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Science cloud budget unclear

Just 10 per cent of the €2 billion budget for the European Cloud Initiative has been formally allocated, putting the European Commission’s financial commitment to the project into question.

In 2015, the Commission pledged to spend €2bn from Horizon 2020 on the European Cloud Initiative, which includes the launch of the European Open Science Cloud (EOSC), the development of a supercomputer and a strategy to digitise government services. 

The Commission said that its €2bn commitment would be topped up by €4.7bn of public and private investment between 2016 and 2020. But the only concrete allocation of funding from the €2bn pot was made on 12 June by the EU’s research commissioner Carlos Moedas. Speaking at the EOSC summit in Brussels, Moedas promised to spend €200 million on implementing the cloud between 2018 and 2020. “Discussions are ongoing,” he said.

The Commission has not released a breakdown of its spending on the initiative since 2014. A spokeswoman told Research Europe that “the financial amounts for the EOSC will be specified in the next Horizon 2020 work programme” in October.

The biggest challenge is to fund the expansion of national infrastructure as part of the EOSC, according to Sergio Andreozzi, policy manager for the European Grid Infrastructure Foundation and a member of the Commission’s Open Science Policy Platform. “Use of the cloud should be free for scientists, but someone has to pay the bill,” he said. “The division between the Commission and national governments’ responsibilities must be defined.”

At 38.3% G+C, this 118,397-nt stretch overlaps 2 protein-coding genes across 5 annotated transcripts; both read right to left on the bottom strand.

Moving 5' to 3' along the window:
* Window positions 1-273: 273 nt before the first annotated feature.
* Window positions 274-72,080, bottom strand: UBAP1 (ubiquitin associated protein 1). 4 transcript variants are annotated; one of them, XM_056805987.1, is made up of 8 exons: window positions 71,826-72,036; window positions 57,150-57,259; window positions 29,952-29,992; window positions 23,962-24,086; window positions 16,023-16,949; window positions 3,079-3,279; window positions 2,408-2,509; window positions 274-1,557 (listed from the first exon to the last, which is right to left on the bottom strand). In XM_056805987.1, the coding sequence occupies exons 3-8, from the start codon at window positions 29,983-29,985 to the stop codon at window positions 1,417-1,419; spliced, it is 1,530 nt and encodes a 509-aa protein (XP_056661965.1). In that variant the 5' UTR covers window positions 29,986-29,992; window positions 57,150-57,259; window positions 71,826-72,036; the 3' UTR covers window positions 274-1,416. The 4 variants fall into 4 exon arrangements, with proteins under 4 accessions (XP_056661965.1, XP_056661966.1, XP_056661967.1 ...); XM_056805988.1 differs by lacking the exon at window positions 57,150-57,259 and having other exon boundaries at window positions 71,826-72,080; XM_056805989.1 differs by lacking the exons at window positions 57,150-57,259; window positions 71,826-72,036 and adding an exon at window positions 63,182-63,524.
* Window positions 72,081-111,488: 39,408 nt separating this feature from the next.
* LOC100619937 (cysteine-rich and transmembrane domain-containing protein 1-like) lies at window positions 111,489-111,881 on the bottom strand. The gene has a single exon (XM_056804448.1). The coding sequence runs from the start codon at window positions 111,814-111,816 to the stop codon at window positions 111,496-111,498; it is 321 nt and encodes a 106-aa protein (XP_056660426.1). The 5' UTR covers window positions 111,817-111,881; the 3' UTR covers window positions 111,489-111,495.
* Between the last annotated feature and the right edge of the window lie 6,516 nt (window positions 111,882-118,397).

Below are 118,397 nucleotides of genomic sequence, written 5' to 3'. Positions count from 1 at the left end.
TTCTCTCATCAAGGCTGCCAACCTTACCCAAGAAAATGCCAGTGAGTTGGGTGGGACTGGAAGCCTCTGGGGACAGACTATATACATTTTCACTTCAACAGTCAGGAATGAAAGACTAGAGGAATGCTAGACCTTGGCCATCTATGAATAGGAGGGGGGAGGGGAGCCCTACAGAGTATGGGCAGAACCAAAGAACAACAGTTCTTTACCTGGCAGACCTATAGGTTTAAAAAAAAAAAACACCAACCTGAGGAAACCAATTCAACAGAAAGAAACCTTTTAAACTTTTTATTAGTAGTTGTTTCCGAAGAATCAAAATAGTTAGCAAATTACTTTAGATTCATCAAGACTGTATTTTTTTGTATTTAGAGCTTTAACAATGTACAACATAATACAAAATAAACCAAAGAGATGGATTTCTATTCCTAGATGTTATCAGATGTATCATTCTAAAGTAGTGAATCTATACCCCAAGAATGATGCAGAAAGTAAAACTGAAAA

Nevertheless, Andreozzi is optimistic that these issues will be resolved. “There is strong leadership from the Commission on this initiative,” he said.

The €2bn commitment to the cloud initiative over seven years makes it one of the EU’s most ambitious science programmes. By comparison, the Graphene, Human Brain and Quantum Technologies flagships each have a budget of about €1bn over 10 years.

The funds are needed because “we’re up against a centuries-old wall in the way we organise science,” said Jennifer Edmond, also member of the policy platform and co-director of the pan-European Digital Research Infrastructure for the Arts and Humanities. The technical aspects are “a minor challenge compared to the sea of changes that full utilisation of the cloud will require”, she said.

Edmond expressed concern that deciding on the cloud’s governance has been given precedence over the training and rewards needed to encourage uptake among scientists. These are crucial to incorporating all disciplines and will be one of the biggest challenges, she said. “I’m not sure we’ve anchored this vision far enough upstream.”

This article also appeared in Research Europe